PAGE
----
Finalist – 2010 Skyscraper Competition
The Growth Tower was inspired by the possibility of an industry driven by genetically modified and hybrid organic products. Today, the development of organic products for use in every field from healthcare to architecture has become a trend. This progression grows exponentially as the demand for sustainable and responsible products pushes innovation. Where today we may be able to re-grow human limbs and produce organic containers that degrade on demand, tomorrow we may be able to develop and grow genetically modified organic buildings and even entire city blocks that respond and develop to programmatic needs and user desires.
Being a genetically modified living organism, the Growth Tower implies the manipulation of a host product, such as a vine. In modifying the host’s genetic code, the design stage takes place in a lab as well as in the studio. While the architect acknowledges programmatic needs, urban responsibilities, and design aesthetics, the geneticist modifies the host to fulfill the architect’s requirements. This process is conducted with the idea in mind that when the tower is finished with the design stage it will grow to a state in which it may be habitable and completely modifiable for the flux of future demands.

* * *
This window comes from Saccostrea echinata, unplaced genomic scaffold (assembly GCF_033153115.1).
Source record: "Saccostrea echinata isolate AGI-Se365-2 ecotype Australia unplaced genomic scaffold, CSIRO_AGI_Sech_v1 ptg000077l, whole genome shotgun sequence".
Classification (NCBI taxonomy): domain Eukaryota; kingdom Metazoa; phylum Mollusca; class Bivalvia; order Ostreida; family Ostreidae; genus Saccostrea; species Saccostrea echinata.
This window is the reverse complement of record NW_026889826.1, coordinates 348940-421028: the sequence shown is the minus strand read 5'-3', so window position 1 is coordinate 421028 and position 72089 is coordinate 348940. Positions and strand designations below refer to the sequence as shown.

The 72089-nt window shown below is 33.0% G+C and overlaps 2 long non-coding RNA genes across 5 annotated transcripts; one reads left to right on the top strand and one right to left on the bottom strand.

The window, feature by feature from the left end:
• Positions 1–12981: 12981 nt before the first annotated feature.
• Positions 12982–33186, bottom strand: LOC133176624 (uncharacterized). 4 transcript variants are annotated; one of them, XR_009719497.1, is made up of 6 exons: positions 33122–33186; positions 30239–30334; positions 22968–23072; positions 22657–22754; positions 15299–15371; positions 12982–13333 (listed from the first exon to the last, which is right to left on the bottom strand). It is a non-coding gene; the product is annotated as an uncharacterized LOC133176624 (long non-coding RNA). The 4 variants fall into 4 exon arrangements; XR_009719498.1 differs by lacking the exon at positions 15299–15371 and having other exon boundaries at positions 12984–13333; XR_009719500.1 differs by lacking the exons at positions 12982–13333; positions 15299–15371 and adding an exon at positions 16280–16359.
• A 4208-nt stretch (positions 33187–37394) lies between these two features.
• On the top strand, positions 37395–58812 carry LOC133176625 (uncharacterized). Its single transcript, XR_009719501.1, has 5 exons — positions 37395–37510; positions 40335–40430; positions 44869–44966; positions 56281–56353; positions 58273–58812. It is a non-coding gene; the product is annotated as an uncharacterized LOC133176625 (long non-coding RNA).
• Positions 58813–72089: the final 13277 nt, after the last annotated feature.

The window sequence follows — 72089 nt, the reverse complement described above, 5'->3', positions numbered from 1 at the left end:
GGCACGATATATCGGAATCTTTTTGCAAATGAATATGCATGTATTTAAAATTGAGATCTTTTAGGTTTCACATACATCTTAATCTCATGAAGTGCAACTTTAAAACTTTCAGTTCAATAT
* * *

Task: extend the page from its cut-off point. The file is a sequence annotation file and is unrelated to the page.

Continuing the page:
The Growth Tower questions where these developments will lead us. Will the practice of biological mimicry and the advancement of science in industry lead us to biological manipulation? Will we eventually live in a society that is sustained by an organic infrastructure? The demands of society and the growth of science in industry suggest this possibility. The lines that divide professions of different qualities will be blurred and the role of the geneticist, the engineer, the urban planner, the architect, and maybe even the botanist will be further intertwined.
To commemorate the 2013 Skyscraper Competition, eVolo published a collector’s edition of its highly acclaimed book “eVolo Skyscrapers”. The book is a two-volume, 1300-page set with the best 300 projects received during the last years. Only 150 copies are available worldwide.